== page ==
My last several models have been built with Tamiya Extra Thin Cement in the 40 ml bottle with the green cap.  I have found this glue to be the best I have used.  The built-in applicator allows precise dispensing.  When it fully sets, it stays set.  I am also using Tamiya Cement in the 20 ml bottle with the orange cap.  The latter is now my substitute for thick CA, as it penetrates through paint and sets up rock solid.

In this last photo, I have cemented the fuselage halves using Tamiya tape and two clothes pins to hold everything together while the Tamiya cement sets.
I am really enjoying this kit.  (All is forgiven for the Hobby Boss Hellcat shaped like a potato.)

As always, thank you for looking.  I welcome any comments.   More on the Bearcat soon.





Sunday, July 30, 2017

Grumman F8F Bearcat or Why I am Building a non-WWII Model?

F8F-1B Bearcat, Hobby Boss, 1/48 scale, Kit no. 80357

For quite a long time, I have only been modeling World War II aircraft and armor.  Making a model of the Bearcat will be a departure.

A few years ago, I read Hell in a Very Small Place: The Siege of Dien Bien Phu by Bernard Fall (Lippincott 1966).  I had no idea what the French soldiers and nurses suffered there and the fight they put up against increasingly hopeless odds.  Young French nurses and paratroopers were jumping into the caldron right up until the surrender.  (A few Americans died flying some of the C-47s carrying them.)

To say that their courage and fighting ability were breathtaking is an understatement.  And flying mission after mission at the very edge of their range were the pilots of the Grumman Bearcats delivering rockets and bombs to the North Vietnamese Army that was growing in strength and numbers by the day.  The French high command wanted to draw the NVAs into a set piece battle and a base in the valley at Dien Bien Phu was to draw them in.  That part of the plan worked very well.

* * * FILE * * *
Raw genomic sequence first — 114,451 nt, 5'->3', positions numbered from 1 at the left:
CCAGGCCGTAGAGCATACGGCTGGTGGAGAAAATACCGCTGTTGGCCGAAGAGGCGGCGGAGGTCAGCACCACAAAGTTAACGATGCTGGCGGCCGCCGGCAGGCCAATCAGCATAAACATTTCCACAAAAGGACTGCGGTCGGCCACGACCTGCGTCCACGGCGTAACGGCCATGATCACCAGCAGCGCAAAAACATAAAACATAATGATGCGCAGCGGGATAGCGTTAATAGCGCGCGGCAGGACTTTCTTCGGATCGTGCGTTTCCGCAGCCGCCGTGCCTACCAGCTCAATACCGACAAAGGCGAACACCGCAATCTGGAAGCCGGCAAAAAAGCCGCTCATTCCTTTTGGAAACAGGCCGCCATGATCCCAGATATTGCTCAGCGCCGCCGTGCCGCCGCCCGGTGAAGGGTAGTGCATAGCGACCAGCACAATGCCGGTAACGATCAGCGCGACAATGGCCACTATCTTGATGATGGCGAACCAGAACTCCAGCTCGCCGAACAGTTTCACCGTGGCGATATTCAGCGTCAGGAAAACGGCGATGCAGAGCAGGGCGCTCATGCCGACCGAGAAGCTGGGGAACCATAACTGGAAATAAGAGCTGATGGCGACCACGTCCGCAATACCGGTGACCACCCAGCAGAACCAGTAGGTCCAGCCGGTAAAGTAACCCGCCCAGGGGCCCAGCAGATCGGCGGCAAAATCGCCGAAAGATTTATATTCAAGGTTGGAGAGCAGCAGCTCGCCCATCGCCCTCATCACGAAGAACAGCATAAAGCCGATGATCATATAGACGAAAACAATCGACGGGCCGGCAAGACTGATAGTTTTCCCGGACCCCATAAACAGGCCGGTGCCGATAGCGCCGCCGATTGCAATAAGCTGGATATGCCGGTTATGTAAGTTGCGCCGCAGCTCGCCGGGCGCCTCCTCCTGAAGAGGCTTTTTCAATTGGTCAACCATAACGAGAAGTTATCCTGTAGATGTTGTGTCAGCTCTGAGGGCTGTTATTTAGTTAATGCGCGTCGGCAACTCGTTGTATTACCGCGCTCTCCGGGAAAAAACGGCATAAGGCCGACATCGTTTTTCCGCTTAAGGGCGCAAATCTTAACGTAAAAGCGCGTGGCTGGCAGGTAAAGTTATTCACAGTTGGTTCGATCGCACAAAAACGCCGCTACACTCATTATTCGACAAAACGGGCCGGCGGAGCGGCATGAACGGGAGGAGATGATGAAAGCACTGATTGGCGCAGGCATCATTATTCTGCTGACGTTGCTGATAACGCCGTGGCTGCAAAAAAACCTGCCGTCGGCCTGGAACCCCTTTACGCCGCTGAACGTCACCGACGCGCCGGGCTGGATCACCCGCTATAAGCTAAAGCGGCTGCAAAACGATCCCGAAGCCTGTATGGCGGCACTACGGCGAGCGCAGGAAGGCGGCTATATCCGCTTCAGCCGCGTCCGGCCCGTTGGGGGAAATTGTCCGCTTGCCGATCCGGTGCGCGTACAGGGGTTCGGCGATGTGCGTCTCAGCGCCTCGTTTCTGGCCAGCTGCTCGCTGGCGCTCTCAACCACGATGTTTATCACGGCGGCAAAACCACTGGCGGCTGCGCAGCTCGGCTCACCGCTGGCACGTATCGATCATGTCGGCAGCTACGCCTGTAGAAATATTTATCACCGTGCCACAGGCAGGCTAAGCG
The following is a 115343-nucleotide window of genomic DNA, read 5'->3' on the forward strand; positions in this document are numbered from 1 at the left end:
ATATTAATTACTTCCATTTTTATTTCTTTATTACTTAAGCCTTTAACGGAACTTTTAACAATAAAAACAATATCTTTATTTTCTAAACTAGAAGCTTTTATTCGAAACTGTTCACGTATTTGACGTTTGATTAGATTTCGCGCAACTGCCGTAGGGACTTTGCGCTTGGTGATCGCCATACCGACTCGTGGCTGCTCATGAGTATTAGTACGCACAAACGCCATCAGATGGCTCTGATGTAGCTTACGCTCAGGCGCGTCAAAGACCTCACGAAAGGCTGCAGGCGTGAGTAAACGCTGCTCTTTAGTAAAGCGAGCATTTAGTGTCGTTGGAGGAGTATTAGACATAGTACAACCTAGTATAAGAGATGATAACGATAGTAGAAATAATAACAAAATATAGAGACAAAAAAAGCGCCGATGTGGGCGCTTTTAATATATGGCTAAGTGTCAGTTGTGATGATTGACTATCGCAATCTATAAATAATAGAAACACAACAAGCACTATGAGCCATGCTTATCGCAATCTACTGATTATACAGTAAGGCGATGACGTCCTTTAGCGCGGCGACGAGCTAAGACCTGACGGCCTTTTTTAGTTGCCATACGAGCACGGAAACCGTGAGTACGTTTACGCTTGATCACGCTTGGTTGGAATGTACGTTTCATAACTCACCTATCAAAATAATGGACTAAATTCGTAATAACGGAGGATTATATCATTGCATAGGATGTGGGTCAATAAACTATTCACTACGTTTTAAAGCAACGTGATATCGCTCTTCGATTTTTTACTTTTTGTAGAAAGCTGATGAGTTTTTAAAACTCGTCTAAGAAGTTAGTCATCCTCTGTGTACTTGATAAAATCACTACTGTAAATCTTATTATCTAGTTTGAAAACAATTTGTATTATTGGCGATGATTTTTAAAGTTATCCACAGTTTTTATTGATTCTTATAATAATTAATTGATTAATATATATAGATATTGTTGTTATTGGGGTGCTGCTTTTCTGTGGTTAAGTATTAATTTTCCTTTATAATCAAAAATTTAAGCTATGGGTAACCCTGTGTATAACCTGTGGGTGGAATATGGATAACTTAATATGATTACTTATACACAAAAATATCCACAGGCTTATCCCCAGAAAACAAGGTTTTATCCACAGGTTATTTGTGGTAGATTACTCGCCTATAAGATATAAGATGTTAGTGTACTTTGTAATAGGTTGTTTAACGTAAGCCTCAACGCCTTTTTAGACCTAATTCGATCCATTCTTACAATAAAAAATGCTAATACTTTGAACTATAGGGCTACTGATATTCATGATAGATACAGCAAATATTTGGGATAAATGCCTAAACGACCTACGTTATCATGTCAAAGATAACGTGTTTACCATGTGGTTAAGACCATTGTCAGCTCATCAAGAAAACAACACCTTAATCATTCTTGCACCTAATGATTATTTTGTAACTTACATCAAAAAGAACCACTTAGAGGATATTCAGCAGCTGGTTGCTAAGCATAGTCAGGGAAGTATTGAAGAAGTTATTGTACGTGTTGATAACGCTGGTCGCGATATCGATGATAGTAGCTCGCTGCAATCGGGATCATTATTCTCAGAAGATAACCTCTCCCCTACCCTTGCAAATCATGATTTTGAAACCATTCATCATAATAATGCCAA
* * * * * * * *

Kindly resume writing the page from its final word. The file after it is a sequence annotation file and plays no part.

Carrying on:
The Bearcat went into squadron service in May 1945, but final preparations and training for combat were still underway when Japan surrendered in August.  The Bearcat remained in production until 1949 and equipped a number of squadrons.  The basic design requirements were for an aircraft with the biggest possible engine in the smallest possible airframe.  It was a pure interceptor/fighter.  Which is why when the Korean Conflict came along, the U. S. Navy looked at the Bearcat’s ordnance carrying ability and decided to take the F4U Corsair to Korea in the ground attack role as the Corsair could lift a lot more weight.  Therefore, the Bearcat flew not a single combat mission in U. S. service.

The French had received a huge number of American aircraft during and after WWII.  Among them were a number of Bearcats which the French used in a ground attack role during their war in Vietnam.
As to the kit, Hobby Boss has not been my favorite maker.  I bought one of the their Hellcats (with the FAA markings).  The shape on that model was as far off as anything I have ever seen.  The fuselage was more like a barrel.  It is still in the stash, but its use will come when I need another paint dummy (a position currently being filled with an ancient Monogram Fw190).

As to their Bearcat kit, it has been the recipient of many very complimentary reviews.  I have examined it, and cannot see any faults at all.  Hobby Boss is reprieved for now.